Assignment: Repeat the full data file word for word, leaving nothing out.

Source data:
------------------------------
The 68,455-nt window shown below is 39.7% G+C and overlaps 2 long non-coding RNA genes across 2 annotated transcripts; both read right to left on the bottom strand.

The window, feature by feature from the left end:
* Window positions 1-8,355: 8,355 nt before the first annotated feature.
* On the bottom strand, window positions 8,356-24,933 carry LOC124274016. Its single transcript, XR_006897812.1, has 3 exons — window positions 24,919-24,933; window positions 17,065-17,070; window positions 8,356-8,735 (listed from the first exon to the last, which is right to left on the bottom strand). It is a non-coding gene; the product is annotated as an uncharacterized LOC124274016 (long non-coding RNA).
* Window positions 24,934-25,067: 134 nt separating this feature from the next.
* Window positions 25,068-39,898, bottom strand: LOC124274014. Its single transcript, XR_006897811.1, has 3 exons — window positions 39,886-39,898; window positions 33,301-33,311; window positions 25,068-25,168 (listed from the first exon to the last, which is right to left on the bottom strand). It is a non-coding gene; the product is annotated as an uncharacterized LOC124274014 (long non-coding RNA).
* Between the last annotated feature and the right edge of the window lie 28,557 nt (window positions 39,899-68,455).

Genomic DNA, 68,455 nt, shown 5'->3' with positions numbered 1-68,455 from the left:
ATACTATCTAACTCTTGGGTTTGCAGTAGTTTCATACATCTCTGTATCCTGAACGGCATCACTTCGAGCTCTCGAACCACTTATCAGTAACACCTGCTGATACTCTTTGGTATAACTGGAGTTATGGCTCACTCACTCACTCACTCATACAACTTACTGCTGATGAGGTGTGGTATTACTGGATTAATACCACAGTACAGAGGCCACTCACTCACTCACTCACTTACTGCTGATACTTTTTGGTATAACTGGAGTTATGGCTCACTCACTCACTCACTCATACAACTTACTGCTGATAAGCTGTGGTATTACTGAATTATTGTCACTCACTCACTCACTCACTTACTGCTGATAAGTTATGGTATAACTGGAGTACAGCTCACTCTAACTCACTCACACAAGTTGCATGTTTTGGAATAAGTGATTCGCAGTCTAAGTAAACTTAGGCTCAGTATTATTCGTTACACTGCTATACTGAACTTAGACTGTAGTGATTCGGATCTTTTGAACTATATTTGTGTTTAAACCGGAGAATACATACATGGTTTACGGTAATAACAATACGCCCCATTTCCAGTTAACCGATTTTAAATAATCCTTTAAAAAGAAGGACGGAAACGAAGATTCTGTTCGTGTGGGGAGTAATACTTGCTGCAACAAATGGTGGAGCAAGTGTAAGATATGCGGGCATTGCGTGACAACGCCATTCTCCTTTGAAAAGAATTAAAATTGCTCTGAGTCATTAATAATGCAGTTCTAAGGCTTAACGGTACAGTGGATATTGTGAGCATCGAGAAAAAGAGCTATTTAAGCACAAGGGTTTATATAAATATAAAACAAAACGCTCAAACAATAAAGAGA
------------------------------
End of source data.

The 68,455-nt window shown below is 39.7% G+C and overlaps 2 long non-coding RNA genes across 2 annotated transcripts; both read right to left on the bottom strand.

The window, feature by feature from the left end:
* Window positions 1-8,355: 8,355 nt before the first annotated feature.
* On the bottom strand, window positions 8,356-24,933 carry LOC124274016. Its single transcript, XR_006897812.1, has 3 exons — window positions 24,919-24,933; window positions 17,065-17,070; window positions 8,356-8,735 (listed from the first exon to the last, which is right to left on the bottom strand). It is a non-coding gene; the product is annotated as an uncharacterized LOC124274016 (long non-coding RNA).
* Window positions 24,934-25,067: 134 nt separating this feature from the next.
* Window positions 25,068-39,898, bottom strand: LOC124274014. Its single transcript, XR_006897811.1, has 3 exons — window positions 39,886-39,898; window positions 33,301-33,311; window positions 25,068-25,168 (listed from the first exon to the last, which is right to left on the bottom strand). It is a non-coding gene; the product is annotated as an uncharacterized LOC124274014 (long non-coding RNA).
* Between the last annotated feature and the right edge of the window lie 28,557 nt (window positions 39,899-68,455).

Genomic DNA, 68,455 nt, shown 5'->3' with positions numbered 1-68,455 from the left:
ATACTATCTAACTCTTGGGTTTGCAGTAGTTTCATACATCTCTGTATCCTGAACGGCATCACTTCGAGCTCTCGAACCACTTATCAGTAACACCTGCTGATACTCTTTGGTATAACTGGAGTTATGGCTCACTCACTCACTCACTCATACAACTTACTGCTGATGAGGTGTGGTATTACTGGATTAATACCACAGTACAGAGGCCACTCACTCACTCACTCACTTACTGCTGATACTTTTTGGTATAACTGGAGTTATGGCTCACTCACTCACTCACTCATACAACTTACTGCTGATAAGCTGTGGTATTACTGAATTATTGTCACTCACTCACTCACTCACTTACTGCTGATAAGTTATGGTATAACTGGAGTACAGCTCACTCTAACTCACTCACACAAGTTGCATGTTTTGGAATAAGTGATTCGCAGTCTAAGTAAACTTAGGCTCAGTATTATTCGTTACACTGCTATACTGAACTTAGACTGTAGTGATTCGGATCTTTTGAACTATATTTGTGTTTAAACCGGAGAATACATACATGGTTTACGGTAATAACAATACGCCCCATTTCCAGTTAACCGATTTTAAATAATCCTTTAAAAAGAAGGACGGAAACGAAGATTCTGTTCGTGTGGGGAGTAATACTTGCTGCAACAAATGGTGGAGCAAGTGTAAGATATGCGGGCATTGCGTGACAACGCCATTCTCCTTTGAAAAGAATTAAAATTGCTCTGAGTCATTAATAATGCAGTTCTAAGGCTTAACGGTACAGTGGATATTGTGAGCATCGAGAAAAAGAGCTATTTAAGCACAAGGGTTTATATAAATATAAAACAAAACGCTCAAACAATAAAGAGA